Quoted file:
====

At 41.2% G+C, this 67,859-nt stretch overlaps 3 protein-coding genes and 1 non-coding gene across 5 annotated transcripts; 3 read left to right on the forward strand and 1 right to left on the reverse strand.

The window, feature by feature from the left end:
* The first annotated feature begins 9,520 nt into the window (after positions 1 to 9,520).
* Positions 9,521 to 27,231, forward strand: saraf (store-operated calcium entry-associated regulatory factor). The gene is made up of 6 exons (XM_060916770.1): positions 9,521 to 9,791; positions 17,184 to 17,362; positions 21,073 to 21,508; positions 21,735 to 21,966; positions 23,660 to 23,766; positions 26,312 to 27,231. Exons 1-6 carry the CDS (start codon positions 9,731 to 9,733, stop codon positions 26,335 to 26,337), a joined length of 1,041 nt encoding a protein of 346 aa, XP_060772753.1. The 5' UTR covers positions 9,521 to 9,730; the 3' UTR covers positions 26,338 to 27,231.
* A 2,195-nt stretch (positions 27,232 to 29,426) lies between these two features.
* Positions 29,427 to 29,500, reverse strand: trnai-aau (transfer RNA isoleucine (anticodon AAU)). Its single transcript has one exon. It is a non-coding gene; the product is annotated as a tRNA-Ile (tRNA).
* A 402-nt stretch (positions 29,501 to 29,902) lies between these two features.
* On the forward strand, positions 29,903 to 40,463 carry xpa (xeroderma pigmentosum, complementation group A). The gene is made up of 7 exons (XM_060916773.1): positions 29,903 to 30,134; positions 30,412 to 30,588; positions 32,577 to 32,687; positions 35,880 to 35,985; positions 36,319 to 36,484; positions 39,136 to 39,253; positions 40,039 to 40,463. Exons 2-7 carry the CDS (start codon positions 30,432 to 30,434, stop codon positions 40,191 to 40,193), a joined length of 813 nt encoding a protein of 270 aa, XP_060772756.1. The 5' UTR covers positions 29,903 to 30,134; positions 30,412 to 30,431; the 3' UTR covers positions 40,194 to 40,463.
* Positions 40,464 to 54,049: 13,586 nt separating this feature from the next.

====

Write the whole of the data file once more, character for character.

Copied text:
At 41.2% G+C, this 67,859-nt stretch overlaps 3 protein-coding genes and 1 non-coding gene across 5 annotated transcripts; 3 read left to right on the forward strand and 1 right to left on the reverse strand.

The window, feature by feature from the left end:
* The first annotated feature begins 9,520 nt into the window (after positions 1 to 9,520).
* Positions 9,521 to 27,231, forward strand: saraf (store-operated calcium entry-associated regulatory factor). The gene is made up of 6 exons (XM_060916770.1): positions 9,521 to 9,791; positions 17,184 to 17,362; positions 21,073 to 21,508; positions 21,735 to 21,966; positions 23,660 to 23,766; positions 26,312 to 27,231. Exons 1-6 carry the CDS (start codon positions 9,731 to 9,733, stop codon positions 26,335 to 26,337), a joined length of 1,041 nt encoding a protein of 346 aa, XP_060772753.1. The 5' UTR covers positions 9,521 to 9,730; the 3' UTR covers positions 26,338 to 27,231.
* A 2,195-nt stretch (positions 27,232 to 29,426) lies between these two features.
* Positions 29,427 to 29,500, reverse strand: trnai-aau (transfer RNA isoleucine (anticodon AAU)). Its single transcript has one exon. It is a non-coding gene; the product is annotated as a tRNA-Ile (tRNA).
* A 402-nt stretch (positions 29,501 to 29,902) lies between these two features.
* On the forward strand, positions 29,903 to 40,463 carry xpa (xeroderma pigmentosum, complementation group A). The gene is made up of 7 exons (XM_060916773.1): positions 29,903 to 30,134; positions 30,412 to 30,588; positions 32,577 to 32,687; positions 35,880 to 35,985; positions 36,319 to 36,484; positions 39,136 to 39,253; positions 40,039 to 40,463. Exons 2-7 carry the CDS (start codon positions 30,432 to 30,434, stop codon positions 40,191 to 40,193), a joined length of 813 nt encoding a protein of 270 aa, XP_060772756.1. The 5' UTR covers positions 29,903 to 30,134; positions 30,412 to 30,431; the 3' UTR covers positions 40,194 to 40,463.
* Positions 40,464 to 54,049: 13,586 nt separating this feature from the next.